Neville Richards

Neville Richards

Operational Technology lead

Operational technology (OT) is traditionally associated with the manufacturing and utilities industries. This is because they are generally asset heavy organisations which need to track and monitor the performance of each asset, enabling them to really understand what is going on within their vast and often complex operational networks.

But I like to view it as a digital nervous system for your organisation, allowing you to rapidly gain insights into your operations, identify issues and discover where you can reduce your costs. When viewed like that, can other sectors also take advantage of the opportunities for insights and efficiencies that operational technology can provide?

 

Creating value from OT in the services sector

There are a vast number of opportunities for different industries to harness the value of OT. For instance, if you were running a hotel or office building you may want to optimise your power or water consumption to increase efficiency and reduce your carbon footprint.

OT can be put in place to track and measure the power used by your lights or your equipment, the water and waste usage, as well as the number of people coming in and out of your building. And once you have all these measurements you can start to predict things that will create efficiencies. For instance, you can start to only send power to the parts of the building that are currently occupied or drive lifts to the right floors at the right time. Both of which will minimise the power consumption, improve the experience of people using the building and reduce the wear and tear of equipment.

 

The evolution of sensors and tools delivering deeper insights

Previously organisations may have found that the cost of entry, or the type of sensors available, may have been prohibitive to implement OT in their organisation. However, with the cost of devices falling and wider access to communications there are now more powerful tools available at an affordable price-point. So, there are a lot more opportunities for different types of organisations from a variety of sectors to implement an OT strategy and get a real return on that investment.

For instance, the range of sensors has increased massively. We now have over 100 sensors taking all kinds of measurements, way beyond the traditional temperature and pressure that we used to work with. Edge computing is also allowing us to do a lot more processing at the location where the data is being captured. We can now run complex AI or machine learning on the devices to allow a much deeper understanding of the behaviour of some of the scenarios.

It is this evolution in both sensors and AI analysis that means OT has now progressed beyond the traditional operational insights and tracking and is allowing us to be able to predict future states. And by computing on the edge, where the sensor or device is located, the system will be able to only send an alert when something has changed and needs to be looked at, thereby reducing the amount of data that is flowing through the system – reducing costs, performance bottlenecks, and network congestion. This is how we can now look to optimise environments and scenarios and control complex systems more autonomously, whilst still reducing the costs of computing and data storage.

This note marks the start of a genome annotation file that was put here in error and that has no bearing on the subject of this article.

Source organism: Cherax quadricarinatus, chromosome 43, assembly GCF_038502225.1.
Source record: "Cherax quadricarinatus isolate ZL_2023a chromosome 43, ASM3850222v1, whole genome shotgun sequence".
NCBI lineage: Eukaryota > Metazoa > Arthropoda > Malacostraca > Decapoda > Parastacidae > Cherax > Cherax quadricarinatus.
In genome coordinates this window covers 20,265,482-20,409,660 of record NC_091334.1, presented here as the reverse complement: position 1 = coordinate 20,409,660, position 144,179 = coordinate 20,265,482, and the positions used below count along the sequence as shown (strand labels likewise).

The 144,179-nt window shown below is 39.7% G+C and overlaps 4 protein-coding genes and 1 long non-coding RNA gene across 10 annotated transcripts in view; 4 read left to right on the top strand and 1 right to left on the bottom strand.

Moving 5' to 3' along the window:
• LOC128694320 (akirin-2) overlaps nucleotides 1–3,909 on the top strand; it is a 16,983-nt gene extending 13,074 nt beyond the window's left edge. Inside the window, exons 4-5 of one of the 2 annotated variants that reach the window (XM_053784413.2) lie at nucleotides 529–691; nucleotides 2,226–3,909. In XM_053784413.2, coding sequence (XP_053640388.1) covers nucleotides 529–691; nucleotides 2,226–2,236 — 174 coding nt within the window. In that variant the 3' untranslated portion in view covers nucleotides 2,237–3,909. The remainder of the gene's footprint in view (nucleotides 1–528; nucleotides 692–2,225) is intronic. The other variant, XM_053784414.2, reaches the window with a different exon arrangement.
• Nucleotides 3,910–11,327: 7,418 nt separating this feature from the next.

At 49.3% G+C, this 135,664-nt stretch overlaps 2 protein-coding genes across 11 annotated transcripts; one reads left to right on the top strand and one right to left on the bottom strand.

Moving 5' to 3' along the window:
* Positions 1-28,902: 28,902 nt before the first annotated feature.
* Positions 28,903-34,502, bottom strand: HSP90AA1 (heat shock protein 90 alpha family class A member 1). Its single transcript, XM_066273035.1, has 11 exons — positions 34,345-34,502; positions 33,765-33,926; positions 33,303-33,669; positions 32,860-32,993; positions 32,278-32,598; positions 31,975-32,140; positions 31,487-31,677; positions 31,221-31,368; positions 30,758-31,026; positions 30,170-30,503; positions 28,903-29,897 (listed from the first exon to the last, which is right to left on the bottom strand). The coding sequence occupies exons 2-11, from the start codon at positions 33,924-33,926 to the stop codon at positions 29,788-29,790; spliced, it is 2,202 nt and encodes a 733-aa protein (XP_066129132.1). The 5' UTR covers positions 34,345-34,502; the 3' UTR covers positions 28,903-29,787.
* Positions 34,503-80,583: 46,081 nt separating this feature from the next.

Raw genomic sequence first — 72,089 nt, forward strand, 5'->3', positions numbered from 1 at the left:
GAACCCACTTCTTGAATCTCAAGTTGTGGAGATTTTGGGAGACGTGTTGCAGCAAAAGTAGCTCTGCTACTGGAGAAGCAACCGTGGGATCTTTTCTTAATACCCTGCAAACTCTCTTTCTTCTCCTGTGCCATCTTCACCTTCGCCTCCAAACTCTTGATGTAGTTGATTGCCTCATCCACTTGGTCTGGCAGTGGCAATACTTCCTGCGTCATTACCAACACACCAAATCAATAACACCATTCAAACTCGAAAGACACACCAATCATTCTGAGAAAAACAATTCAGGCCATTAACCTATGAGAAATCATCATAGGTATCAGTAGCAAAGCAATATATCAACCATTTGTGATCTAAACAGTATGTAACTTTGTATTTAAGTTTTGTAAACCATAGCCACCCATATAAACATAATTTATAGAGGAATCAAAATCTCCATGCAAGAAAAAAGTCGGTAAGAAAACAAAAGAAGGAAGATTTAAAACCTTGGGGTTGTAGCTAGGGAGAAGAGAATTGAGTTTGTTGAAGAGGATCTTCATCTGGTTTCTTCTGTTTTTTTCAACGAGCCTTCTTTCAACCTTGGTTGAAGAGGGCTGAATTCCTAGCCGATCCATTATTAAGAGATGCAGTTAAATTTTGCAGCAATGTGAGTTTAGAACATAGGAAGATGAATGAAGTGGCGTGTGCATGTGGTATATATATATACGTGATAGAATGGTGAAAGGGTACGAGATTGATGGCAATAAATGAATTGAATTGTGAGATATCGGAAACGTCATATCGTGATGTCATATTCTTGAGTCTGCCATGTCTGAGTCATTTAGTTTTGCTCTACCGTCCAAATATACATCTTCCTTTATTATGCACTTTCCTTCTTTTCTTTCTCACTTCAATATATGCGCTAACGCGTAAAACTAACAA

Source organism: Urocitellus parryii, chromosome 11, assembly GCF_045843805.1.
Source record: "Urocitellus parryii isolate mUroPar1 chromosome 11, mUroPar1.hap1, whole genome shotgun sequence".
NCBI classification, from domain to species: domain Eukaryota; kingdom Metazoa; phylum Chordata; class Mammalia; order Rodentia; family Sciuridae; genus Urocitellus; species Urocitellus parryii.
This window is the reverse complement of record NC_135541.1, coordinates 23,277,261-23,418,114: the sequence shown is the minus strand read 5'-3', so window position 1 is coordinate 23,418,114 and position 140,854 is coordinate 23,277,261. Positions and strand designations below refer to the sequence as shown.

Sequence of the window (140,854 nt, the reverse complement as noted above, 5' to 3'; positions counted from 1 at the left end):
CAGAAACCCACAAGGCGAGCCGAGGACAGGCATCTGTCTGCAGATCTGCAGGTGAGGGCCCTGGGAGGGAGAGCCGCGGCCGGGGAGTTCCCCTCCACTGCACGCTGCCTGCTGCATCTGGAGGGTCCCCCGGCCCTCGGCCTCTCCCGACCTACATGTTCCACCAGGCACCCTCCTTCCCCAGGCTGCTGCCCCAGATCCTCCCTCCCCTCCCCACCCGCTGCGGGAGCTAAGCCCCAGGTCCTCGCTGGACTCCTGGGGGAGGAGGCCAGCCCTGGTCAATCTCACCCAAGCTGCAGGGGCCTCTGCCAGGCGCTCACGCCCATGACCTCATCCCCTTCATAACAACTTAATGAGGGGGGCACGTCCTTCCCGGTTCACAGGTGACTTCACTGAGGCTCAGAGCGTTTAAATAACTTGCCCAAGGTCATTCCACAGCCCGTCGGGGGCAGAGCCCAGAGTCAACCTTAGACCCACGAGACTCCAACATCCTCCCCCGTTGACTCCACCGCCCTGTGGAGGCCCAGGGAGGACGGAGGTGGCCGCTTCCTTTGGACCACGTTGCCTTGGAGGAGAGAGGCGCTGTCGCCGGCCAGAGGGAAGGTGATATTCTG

Ensuring a return on your OT and insights investment

Clients who are looking to start their OT journey often ask: ‘What is the best system/sensor/platform to get a rapid return on investment?’ The ONLY way to maximise the chances of a return on investment is to start with the desired business outcome, not the technology.

We typically work with our clients to:

  1. Capture what your business wants to achieve. If it’s your business, this should be easy; if you are in a separate team, go ask people in the business what results they’d like to see, what problems they’d like to solve, and – most importantly – what impact they’d like to have on their service to their customers or citizens
  2. Start with a small-scale proof of concept to test the hypothesis that by monitoring whatever you want to check up on, the business will be able to respond sooner, reduce outages, improve output or whatever you agreed your objectives were
  3. Understand the implications of changes you might need to make to policies, standards, team structures or processes to deliver the result
  4. Identify support for people to maximise the benefits of new ways of working – will they need training? Changes to overtime/on call arrangements?  Laying the ground work for these things now can prevent people issues getting in the way
  5. Measure success of your proof-of-concept. Can you see a way to deliver the results your business wants if you scale it up?  There might be a mix of hard “cashable” benefits from reduced third party spend or lower overtime bills or headcount reduction, but also non-tangible or indirect benefits like better reputation for lower outages, or revenue growth from higher service levels, so remember to capture all of these
  6. Develop the business case and implementation plan. Then you can work out how to scale it up to maximise the benefit and truly deliver improvements that your boss, your shareholders and your customers will thank you for, and you won’t have wasted a fortune working it out.

 

If you would like to discuss your OT strategy and the outcomes you want to achieve, please reach out to us.

About this author

Neville Richards

Neville Richards

Operational Technology lead

Neville Richards is operational technology Lead in our Emerging Technology Practice. His technical experience includes operational tech, cloud and machine learning.